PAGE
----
Can This MLP Drill Its Way to Better Days?


For investors of LINN Energy , 2013 has been a terrible year. Informal SEC investigations regarding both its accounting principles and its complicated, dragged-out acquisition deal involving its holding company LinnCo and Berry Petroleum have also contributed to shares plummeting 25% this year alone.

For LINN Energy to regain investors trust, it needs to do one thing and one thing alone: Produce oil and gas efficiently. Let's check in with how that effort is coming to see if LINN can leave the baggage from 2013 behind.

Source: LINN Energy media relations.

Generating cash is king
There is a cardinal rule for all master limited partnerships that you must have a distribution coverage ratio greater than 1. It sounds fancy, but it just means you can't give more cash out to your shareholders than what you take in. If you just miss this mark once in a while, it's not the end of days, but you certainly shouldn't get in the habit of it. Unfortunately for LINN, it has violated that cardinal rule for two straight quarters, and it anticipates it will continue to miss that coverage ratio of 1 for the next two quarters.

Source: LINN Energy quarterly earnings reports, author's calculations.

Another thing to note about LINN is that the company hedges 100% of its production, which is a true rarity among exploration and production companies. Even today, LINN's upstream MLP peers only have about 71% of their total production hedged. This means that the total amount of revenue the company brings in is very predictable, which is exactly what an MLP is looking for when determining distribution payments.

Using LINN's projections as a guide, we have a rough idea of how much it plans to produce, and we know that the price it will get is pretty fixed because it is hedged. So there is only one variable that can throw cash generation out of whack, and that is how efficiently it can produce oil and gas and keep costs under control.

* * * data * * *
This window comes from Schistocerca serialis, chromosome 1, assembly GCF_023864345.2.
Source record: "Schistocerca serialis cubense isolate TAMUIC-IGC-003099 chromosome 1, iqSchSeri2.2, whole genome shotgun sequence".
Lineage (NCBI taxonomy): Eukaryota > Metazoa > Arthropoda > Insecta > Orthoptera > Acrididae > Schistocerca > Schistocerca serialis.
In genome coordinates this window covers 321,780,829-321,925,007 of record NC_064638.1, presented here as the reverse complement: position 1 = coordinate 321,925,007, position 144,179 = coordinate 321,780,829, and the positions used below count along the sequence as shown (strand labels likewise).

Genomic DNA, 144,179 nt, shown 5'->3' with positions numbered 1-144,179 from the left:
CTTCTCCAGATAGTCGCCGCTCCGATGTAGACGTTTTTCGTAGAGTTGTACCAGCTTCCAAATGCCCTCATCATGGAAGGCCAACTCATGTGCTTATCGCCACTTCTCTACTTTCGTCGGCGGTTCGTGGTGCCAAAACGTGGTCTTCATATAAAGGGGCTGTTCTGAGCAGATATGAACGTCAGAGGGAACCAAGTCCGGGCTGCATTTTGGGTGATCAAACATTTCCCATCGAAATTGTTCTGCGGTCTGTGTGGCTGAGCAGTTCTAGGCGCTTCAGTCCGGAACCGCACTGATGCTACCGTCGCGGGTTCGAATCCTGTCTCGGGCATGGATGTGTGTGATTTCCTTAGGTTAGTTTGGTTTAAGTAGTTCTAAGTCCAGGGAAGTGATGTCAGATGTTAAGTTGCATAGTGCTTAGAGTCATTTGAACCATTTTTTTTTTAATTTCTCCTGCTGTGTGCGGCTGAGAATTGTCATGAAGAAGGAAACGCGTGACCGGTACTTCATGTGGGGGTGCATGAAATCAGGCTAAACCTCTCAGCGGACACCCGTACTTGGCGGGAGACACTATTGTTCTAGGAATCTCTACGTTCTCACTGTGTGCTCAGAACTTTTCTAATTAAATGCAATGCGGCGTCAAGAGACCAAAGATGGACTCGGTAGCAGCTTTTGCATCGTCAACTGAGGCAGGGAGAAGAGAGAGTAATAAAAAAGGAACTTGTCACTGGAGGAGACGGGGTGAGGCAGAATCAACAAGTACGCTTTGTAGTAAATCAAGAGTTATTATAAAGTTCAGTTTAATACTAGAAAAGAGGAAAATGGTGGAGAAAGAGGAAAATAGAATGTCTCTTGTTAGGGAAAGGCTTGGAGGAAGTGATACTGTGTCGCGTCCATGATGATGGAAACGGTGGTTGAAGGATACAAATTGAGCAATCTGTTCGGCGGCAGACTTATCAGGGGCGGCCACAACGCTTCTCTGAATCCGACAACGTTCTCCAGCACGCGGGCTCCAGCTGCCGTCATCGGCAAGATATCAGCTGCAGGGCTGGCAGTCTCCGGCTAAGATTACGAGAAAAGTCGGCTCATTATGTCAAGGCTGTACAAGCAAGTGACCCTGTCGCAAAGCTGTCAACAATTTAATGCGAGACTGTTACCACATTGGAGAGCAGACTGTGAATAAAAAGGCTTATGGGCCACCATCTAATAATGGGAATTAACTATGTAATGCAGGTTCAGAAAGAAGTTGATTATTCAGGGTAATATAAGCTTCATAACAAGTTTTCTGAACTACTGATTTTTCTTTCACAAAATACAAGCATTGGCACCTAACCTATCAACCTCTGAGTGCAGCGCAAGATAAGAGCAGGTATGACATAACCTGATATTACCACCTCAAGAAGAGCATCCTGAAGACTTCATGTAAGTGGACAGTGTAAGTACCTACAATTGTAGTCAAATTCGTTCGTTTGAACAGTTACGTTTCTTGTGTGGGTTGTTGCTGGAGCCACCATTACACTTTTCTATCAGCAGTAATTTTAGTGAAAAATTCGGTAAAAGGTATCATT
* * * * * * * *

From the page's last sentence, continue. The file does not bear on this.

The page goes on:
Playing to LINN's other strength
LINN gets a lot of credit for being an "acquisition specialist" because it always seems to be looking to buy assets. What many investors seem to overlook, though, is that it is also very good at taking those assets and finding ways to squeeze efficiencies out of the drilling process. The best example of this is in the two regions where it has the largest drilling activity: the Granite Wash play in Western Oklahoma and the Permian Basin in Texas. So far this year, LINN has been able to bring its well completion costs in the Granite Wash down 11% to about $8 million per well, which puts its costs very much in line with the top driller in the region, Apache .

What is probably more important, though, is that its Permian Basin per-well costs have dropped by 15% compared to 2012. This is especially critical because of both the recent $500 million purchase in the Permian as well as the large acreage it could pick up as part of the Berry Petroleum deal. As LINN builds know-how in the Permian, it will be able to translate those operational efficiencies to these new assets, which should enable the company to generate a better return on these long-life, mature assets.

What a Fool believes
There isn't much investors can do when it comes to SEC informal inquiries, and there is still a little uncertainty regarding the Berry acquisition that is out of LINN's hands. For the company to really take control of its future (and get that coverage ratio back up to where it should be), it will need to focus on keeping costs down. It appears that from an operational standpoint, it is doing a very commendable job in its core regions. If LINN can translate this operational efficiency to its newer assets like the Green River Basin and the Jonah field, then it should be in a pretty good position, Berry deal or not.

Let's face it: We like LINN for that 11% distribution
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Fool contributor Tyler Crowe owns shares of LINN Energy. You can follow him at under the handle TMFDirtyBird, on Google +, or on Twitter @TylerCroweFool.The Motley Fool has no position in any of the stocks mentioned. Try any of our Foolish newsletter services free for 30 days. We Fools may not all hold the same opinions, but we all believe that considering a diverse range of insights makes us better investors. The Motley Fool has a disclosure policy.

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